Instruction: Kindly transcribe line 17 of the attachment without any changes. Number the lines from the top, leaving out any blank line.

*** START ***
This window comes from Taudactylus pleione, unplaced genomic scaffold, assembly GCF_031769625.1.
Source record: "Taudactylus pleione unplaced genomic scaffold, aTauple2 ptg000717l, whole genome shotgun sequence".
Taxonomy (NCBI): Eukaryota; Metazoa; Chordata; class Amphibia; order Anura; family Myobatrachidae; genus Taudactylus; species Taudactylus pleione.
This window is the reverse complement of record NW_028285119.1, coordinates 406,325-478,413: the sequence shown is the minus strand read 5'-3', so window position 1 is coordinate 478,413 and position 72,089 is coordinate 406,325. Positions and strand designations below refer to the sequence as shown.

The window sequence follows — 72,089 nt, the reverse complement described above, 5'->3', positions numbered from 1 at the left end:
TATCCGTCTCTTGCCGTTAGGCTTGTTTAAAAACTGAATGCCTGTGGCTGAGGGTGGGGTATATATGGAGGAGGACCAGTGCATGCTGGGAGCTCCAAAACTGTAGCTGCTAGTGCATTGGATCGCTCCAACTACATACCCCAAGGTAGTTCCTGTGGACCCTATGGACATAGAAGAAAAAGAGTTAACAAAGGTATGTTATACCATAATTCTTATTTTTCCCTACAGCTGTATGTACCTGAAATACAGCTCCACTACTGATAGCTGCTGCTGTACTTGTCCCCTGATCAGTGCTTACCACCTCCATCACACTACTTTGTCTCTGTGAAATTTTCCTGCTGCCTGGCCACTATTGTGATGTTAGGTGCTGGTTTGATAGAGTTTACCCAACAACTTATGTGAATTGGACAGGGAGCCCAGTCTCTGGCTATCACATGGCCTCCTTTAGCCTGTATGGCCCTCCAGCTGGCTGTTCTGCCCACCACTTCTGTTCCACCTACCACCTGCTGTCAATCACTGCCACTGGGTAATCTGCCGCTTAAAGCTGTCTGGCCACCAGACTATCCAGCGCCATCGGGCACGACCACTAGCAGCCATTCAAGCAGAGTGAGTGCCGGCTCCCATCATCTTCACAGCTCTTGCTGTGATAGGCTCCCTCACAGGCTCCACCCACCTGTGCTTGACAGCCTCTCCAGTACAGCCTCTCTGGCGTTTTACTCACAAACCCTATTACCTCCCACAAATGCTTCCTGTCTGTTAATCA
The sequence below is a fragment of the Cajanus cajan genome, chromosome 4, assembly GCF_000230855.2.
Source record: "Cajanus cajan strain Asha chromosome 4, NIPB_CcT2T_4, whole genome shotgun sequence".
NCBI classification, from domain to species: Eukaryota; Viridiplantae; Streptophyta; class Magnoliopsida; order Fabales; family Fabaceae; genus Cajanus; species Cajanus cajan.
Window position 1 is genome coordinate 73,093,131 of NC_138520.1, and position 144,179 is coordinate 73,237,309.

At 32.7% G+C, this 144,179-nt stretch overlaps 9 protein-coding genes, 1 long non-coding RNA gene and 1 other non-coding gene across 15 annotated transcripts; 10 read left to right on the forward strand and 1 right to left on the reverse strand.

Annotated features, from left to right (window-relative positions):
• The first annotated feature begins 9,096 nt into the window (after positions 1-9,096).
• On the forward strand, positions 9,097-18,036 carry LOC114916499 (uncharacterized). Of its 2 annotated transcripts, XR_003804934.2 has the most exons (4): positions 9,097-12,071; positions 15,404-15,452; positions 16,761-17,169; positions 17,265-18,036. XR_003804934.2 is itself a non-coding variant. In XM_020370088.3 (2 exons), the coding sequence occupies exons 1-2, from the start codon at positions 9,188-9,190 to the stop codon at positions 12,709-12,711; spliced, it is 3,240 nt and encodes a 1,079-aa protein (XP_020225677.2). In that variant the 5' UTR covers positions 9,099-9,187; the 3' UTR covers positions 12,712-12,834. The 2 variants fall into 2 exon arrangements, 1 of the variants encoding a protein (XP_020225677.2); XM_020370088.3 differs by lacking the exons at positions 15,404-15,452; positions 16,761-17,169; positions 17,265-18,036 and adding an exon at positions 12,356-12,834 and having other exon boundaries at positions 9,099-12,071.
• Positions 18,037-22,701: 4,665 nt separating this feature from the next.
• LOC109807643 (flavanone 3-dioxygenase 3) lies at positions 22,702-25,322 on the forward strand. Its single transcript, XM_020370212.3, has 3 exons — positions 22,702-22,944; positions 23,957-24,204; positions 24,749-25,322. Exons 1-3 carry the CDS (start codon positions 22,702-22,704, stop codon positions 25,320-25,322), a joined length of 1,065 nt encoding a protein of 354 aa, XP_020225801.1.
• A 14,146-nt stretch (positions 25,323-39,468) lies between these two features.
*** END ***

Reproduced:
• A 14,146-nt stretch (positions 25,323-39,468) lies between these two features.